DHS Secretary John Kelly fended off politicians’ demands for more imported H-2B workers on Tuesday, telling a Democratic Senator that the administration favors jobs for Americans, not for foreign contract-workers.
“I know we already have large numbers [of contract workers] that come in and have been coming in over the years, but … in the current administration, this is all about American jobs versus people that come in and do the work,” Kelly told Sen. Heidi Heitkamp from Dakota.
Heitkamp had asked Kelly to accelerate the approval of H-2B contact-workers sought by employers in North Dakota, even though millions of Americans are either unemployed or have fallen out of the low-wage workforce.
Each year, the government allows companies to import roughly 100,000 H-2B workers for blue-collar jobs, such as landscaping and resorts, along with roughly 900,000 H-1B, H-2A, J-1, OPT and other contract workers for a myriad professional and blue-collar jobs. The program is unpopular among voters because it reduces wages for seasonal and full-year employees, but is being pushed by the GOP congressional leadership and their donors. The May budget deal asks Kelly to authorize an extra 70,000 H-2B visas, but Kelly is signaling his reluctance to import the foreign workers.
Each year, 4 million young Americans join the workforce, but the federal government imports 1 million legal immigrants and roughly 1 million contract workers, so forcing down average wages and boosting overall consumption.
In response to Kelly, Heitkamp asked for visas to import foreign doctors for North Dakota towns. Nationwide, there’s a shortage of doctors outside the main cities partly because the federal government constricts the number of training slots for students at American hospitals. “It’s extraordinarily difficult to recruit physicians to my state,” she said. Many foreign doctors use the J-1 Visa to gain residency in the United States, sharply reducing the number of doctors in their homelands.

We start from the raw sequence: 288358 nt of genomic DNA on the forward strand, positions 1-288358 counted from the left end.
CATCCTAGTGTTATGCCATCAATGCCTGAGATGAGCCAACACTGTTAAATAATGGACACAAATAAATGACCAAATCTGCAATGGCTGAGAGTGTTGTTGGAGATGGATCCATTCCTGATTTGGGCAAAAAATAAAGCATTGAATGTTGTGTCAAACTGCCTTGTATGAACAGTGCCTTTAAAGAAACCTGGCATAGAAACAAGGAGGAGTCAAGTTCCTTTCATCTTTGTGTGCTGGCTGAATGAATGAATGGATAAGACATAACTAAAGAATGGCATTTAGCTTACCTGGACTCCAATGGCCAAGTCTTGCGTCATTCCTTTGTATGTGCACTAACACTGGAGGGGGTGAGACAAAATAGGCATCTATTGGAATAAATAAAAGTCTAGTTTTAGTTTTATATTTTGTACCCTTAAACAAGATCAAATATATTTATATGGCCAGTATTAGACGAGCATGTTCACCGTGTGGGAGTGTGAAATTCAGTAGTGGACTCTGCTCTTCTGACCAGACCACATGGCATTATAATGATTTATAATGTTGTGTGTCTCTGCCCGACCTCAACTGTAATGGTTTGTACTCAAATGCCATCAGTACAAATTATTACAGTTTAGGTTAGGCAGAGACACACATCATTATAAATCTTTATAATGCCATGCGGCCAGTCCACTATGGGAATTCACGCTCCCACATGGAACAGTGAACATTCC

Kelly’s pro-American statement was only one of the several dramatic moments at a Tuesday hearing before the Senate committee on homeland defense.
On Haitian refugees, Kelly suggested he would cancel residency permits for 50,000 Haitians and perhaps 250,000 other foreigners living with “Temporary Protected Status” in the United States after the fled various manmade and natural disasters in their homelands. Kelly told Republican Sen. Jame Lankford, from Oklahoma:
Some of the Central Americans have been on status over 20 years, and they were put on status because of a hurricane that happened over 20 years ago. I can tell you that things are going better in Central America, much, much better over the last 20 years, in many ways better. But, no one’s ever looked at it [whether that status should end]. And I think that’s something — we have to do that. It’s the law.
Crucially, Kelly also argued that the return of U.S.-based Haitians would be a huge gain for their poor homeland.
I was down in Haiti last week, spoke with the leadership. I said, “During the six months, you, Haiti, need to start thinking about travel documents and how you’re going to bring these people,” who, by the way, are generally better educated, entrepreneurial, would be, I think, a boost to the Haitian economy in social function…